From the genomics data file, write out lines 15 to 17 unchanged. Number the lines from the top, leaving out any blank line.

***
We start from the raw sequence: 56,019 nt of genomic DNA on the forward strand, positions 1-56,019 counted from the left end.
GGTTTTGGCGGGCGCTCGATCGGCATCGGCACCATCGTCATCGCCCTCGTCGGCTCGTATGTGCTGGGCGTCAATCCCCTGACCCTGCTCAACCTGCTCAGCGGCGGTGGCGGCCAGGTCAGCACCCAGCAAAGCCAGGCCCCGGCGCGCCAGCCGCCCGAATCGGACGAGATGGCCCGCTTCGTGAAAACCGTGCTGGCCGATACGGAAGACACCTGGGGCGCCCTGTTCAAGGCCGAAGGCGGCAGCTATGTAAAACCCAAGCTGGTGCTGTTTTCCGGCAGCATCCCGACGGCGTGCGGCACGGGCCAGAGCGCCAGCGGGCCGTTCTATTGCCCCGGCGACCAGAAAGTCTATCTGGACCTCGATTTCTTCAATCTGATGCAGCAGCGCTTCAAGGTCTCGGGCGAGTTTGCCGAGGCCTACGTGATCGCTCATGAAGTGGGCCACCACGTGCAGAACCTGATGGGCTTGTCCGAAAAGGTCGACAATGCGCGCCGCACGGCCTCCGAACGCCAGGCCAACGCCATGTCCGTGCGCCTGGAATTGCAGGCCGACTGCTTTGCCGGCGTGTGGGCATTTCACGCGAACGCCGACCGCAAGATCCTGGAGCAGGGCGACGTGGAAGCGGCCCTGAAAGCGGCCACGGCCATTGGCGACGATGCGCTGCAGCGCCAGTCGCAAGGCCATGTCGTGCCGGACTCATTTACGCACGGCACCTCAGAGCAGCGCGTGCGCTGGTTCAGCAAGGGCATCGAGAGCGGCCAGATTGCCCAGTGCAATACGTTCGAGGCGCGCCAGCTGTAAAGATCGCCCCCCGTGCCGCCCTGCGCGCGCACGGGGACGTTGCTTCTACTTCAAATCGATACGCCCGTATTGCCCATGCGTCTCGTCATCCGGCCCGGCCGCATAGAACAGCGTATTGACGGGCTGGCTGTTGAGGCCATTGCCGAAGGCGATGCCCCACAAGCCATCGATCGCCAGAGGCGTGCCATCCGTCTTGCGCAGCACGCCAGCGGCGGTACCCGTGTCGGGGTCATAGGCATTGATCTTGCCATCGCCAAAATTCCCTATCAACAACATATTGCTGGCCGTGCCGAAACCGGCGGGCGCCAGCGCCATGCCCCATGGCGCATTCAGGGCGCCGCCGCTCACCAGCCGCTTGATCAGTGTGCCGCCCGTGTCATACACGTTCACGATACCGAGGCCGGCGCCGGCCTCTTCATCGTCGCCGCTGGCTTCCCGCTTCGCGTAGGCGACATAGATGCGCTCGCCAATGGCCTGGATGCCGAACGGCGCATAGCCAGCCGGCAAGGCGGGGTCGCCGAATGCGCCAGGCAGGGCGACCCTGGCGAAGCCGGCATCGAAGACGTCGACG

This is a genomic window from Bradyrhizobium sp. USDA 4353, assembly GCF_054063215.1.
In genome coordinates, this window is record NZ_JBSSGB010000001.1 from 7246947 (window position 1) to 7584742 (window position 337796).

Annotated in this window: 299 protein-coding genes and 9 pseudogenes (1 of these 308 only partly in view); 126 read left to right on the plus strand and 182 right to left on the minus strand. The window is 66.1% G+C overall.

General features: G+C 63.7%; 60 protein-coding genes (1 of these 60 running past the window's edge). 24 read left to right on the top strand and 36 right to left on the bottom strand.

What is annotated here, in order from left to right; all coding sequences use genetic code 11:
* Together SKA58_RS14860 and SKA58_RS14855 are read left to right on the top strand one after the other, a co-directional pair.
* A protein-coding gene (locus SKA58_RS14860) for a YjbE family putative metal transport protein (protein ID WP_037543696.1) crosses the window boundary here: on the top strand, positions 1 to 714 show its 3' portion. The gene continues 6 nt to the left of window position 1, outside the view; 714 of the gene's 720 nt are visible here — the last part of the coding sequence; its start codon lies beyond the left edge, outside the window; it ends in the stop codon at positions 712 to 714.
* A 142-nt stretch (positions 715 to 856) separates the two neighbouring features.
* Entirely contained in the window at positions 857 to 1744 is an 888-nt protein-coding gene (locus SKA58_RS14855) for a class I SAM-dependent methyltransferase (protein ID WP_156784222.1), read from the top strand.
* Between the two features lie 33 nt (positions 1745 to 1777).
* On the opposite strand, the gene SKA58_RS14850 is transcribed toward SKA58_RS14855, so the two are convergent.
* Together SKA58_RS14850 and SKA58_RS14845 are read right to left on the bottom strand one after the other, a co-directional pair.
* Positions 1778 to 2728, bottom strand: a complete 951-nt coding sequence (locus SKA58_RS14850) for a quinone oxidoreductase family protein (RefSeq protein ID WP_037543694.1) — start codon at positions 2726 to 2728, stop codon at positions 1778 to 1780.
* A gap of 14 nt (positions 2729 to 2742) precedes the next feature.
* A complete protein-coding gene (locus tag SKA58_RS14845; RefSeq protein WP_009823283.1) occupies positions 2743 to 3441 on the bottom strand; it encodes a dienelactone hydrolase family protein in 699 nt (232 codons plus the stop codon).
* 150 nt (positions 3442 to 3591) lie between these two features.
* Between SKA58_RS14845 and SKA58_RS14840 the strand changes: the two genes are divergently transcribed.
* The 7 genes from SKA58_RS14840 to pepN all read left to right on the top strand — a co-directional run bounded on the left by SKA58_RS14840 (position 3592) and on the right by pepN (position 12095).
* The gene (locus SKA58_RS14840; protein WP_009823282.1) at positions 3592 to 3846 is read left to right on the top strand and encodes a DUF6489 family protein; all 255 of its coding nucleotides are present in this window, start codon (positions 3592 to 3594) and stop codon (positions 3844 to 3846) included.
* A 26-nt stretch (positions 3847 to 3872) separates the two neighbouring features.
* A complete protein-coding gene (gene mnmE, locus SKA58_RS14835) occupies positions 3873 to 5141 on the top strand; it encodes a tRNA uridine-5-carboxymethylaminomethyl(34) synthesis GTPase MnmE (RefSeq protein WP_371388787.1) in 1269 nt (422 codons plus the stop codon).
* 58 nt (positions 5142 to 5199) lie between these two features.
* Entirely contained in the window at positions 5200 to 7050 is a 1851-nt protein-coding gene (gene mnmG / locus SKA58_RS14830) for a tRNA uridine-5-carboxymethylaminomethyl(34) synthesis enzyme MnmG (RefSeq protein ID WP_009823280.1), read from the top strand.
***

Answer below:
* Positions 1778 to 2728, bottom strand: a complete 951-nt coding sequence (locus SKA58_RS14850) for a quinone oxidoreductase family protein (RefSeq protein ID WP_037543694.1) — start codon at positions 2726 to 2728, stop codon at positions 1778 to 1780.
* A gap of 14 nt (positions 2729 to 2742) precedes the next feature.
* A complete protein-coding gene (locus tag SKA58_RS14845; RefSeq protein WP_009823283.1) occupies positions 2743 to 3441 on the bottom strand; it encodes a dienelactone hydrolase family protein in 699 nt (232 codons plus the stop codon).